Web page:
The (Latin) American Scene, Present and Future (Im-)Perfect: Five Critical Conversations (Hardcover)

The (Latin) American Scene, Present and Future (Im-)Perfect: Five Critical Conversations By Fernando G. Herrero Cover Image

The (Latin) American Scene, Present and Future (Im-)Perfect: Five Critical Conversations (Hardcover)

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This volume deals critically with the insertion of university life in contemporary United States of America. The time frame covers the 1980s and today. These are five critical conversations with noted scholars hailing from different origins, holding different trajectories, agendas and interests who have excelled in the humanities in addressing the (Latin) American Scene in the United States of America. The volume is pursuing the interrogation of the sign "America" in between the crucial "Anglo/Latin" divide. This five-part interrogation is done in ways that do not necessarily agree with conventional understandings of the big sign (America) in mainstream or hegemonic English-language senses of the sign as it travels internally in the United States and internationally up and down and across the Atlantic. Hence, the suggested parenthesis of "Latin" that is intended to disrupt the sign of "America," which is not and cannot possibly be the United States of America. The volume title also plays with "perfection" as in the verbal sense of finished business plus the idea of excellence. These five critical conversations illustrate some of the challenges, problems, troubles, dilemmas, and so on. We are in the "not yet" finished quality and the self-awareness of the scholarship that is "never perfect." Hence, we are perpetually in motion and perhaps moving towards progress. Bright and dark sides frame the immediate and more distant past, the pressing present and the immediate future. The "here-and-now" summons an interregnum in which readers can see some of the challenges informing the academic profession, university life, history, Latin America and the U.S. associations, avatars of the (foreign) humanities, Spanish in pressurized Anglo settings, and so on. The five interviewees (Walter D. Mignolo, John Beverley, Rolena Adorno, Jos Rabasa and Roberto Gonz lez Echevarr a) have all been affiliated with Departments of Spanish and Portuguese, also called Romance Studies, Hispanic Studies (and now, Iberian and Latin American Studies or vice versa, Latin American and Iberian Studies). The signs "Latin" and "Hispanic" surface significantly in fields of languages, literatures and cultures, but also history and a variety of studies (the humanities, historical, sociological, Latin American, post/de-colonial, cultural, subaltern, etc.). "Hispanic" is challenged, and it turns out to be a common misnomer within and sometimes against "Anglo" domains (i.e. the U.S. and the U.K. too). The category of "West" is debated in different ways. It is not necessarily assumed as an unquestionable summum bonum (conventionally, "Latin America" is not part of the "West" in conventional English-speaking domains and a rich tradition of criticism emerges in these conversations). Tensions within monolingual institutional settings in the United States are mentioned. These conversations open up the notion of "history" which will go in different directions. There are different genealogies and there is no resolution. "Literature" is vigorously defended at least by one or two of these participants, but this is not the case in others who open up to the mounting challenges of literacy and the virtues and limitations of the alphabetic letter in historical and contemporary settings in the Americas (Latin America and the United States). Inter- or trans-disciplinarity is defended by all and 1,001 references fly around these exchanges. There is humor too, sometimes coming from me and sometimes at the expense of the interviewer. Three conversations took place in Spanish (Mignolo, Rabasa, Roberto Gonzalez Echevarria ) and two in English (Beverley, Adorno). The final work includes my translations into English. There are personal predilections and collective trajectories, changes and continuities, celebrations and desires, accusations and stubborn challenges. The historical present allows for the referencing of Early Modern / colonial dimensions among these five (Latin) American scholars, and this is significant vis- -vis the hegemonic European horizon inside U.S. academia. But things are ineluctably changing. As with "Hispanic cultures," speakers occupy both sides of virtually all binaries (majority and minority, white and non-white, "off-white," "brown," etc.), minority-academic culture and majority minority population, bilingual, English and Spanish, (Latin) American, American and European, humanities and social-science, a general struggle for a greater visibility in the universities in the Anglo Zone. Vast historical vistas are addressed starting with the "modern" in the Spanish-language tradition. There are additions of post/decolonial perspectives, continental philosophical traditions and criticism from the margins. These vistas are combined with their most pressing situations in the various academic environments. Tensions, challenges, xenophobia and even racism come up. The thrust of this work is to open up to something bigger and something different. "Hispanic" writ large inside the "foreign humanities" allows for numerous upsets of the conventional narratives.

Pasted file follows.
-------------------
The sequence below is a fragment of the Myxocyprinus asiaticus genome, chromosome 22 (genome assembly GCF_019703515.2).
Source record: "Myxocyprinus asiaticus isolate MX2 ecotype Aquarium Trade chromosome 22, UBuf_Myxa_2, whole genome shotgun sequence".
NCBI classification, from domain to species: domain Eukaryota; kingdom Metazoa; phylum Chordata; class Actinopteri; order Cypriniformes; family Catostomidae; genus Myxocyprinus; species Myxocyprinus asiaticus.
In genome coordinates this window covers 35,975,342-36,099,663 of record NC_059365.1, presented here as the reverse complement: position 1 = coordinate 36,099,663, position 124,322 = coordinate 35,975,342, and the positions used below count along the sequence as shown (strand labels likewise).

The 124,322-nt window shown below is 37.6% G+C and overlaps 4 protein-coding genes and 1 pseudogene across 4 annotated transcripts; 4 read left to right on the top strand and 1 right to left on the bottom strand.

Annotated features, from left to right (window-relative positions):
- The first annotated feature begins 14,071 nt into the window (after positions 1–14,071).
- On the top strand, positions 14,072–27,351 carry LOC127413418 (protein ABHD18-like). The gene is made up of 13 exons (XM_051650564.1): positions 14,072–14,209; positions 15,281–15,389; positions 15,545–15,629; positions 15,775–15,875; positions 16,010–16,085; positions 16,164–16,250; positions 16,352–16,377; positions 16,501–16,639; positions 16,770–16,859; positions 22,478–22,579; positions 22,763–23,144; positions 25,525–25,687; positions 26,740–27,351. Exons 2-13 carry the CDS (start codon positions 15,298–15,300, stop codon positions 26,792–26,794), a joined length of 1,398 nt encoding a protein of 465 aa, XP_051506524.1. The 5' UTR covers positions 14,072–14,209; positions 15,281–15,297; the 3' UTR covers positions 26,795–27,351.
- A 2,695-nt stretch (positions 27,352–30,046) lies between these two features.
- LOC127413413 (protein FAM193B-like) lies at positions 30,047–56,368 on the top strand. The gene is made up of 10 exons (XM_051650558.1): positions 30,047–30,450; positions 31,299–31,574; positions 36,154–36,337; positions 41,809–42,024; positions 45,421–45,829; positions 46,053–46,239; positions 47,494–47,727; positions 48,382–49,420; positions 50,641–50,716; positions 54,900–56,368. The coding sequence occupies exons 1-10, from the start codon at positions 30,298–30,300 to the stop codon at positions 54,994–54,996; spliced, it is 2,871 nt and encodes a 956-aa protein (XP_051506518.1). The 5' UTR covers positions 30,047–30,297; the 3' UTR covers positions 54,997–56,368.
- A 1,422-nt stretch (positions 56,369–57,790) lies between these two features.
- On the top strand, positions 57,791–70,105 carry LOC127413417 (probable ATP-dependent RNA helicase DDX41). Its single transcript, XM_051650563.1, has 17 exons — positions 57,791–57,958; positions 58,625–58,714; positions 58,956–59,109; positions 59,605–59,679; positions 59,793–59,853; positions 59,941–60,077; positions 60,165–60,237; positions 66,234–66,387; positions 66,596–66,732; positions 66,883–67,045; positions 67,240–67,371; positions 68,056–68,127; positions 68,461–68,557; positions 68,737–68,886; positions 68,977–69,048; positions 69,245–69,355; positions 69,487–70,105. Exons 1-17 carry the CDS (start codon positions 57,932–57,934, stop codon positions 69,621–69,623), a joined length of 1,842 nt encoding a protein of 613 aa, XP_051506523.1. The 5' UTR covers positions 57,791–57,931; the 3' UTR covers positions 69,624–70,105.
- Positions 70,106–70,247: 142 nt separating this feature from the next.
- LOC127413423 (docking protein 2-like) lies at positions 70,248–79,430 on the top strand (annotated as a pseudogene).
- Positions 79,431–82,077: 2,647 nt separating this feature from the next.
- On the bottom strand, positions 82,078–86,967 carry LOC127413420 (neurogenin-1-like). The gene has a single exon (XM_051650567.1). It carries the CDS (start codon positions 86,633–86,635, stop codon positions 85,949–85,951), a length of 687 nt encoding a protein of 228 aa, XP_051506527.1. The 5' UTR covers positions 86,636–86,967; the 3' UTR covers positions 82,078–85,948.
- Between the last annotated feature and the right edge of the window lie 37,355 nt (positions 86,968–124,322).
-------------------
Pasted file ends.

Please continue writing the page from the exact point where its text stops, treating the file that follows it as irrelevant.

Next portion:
Fernando G Herrero is the author of "Sobre post colonialismos maltrechos, descolonizaciones malogradas y angostamientos universitarios," Revista Umbral: Un Mundo en Crisis y Las Humanidades: Sus Retos y Futuro (Universidad de Puerto Rico) and "The Latest American Appropriation of Western Universalism: A Critique of G. John Ikenberry 'Liberal International Order.'" He has taught at the Universities of Birmingham and Manchester in Britain, and Duke University, Stanford University, University of Pittsburgh, Hofstra University, and Oberlin College among others in the United States. In July 2024, he will be joining as Associate Professor of Spanish and English, the international faculty team of Wenzhou Business College, University City, Wenzhou, China.
Product Details ISBN: 9781839991622
ISBN-10: 1839991623
Publisher: Anthem Press
Publication Date: December 31st, 2024
Pages: 300
Language: English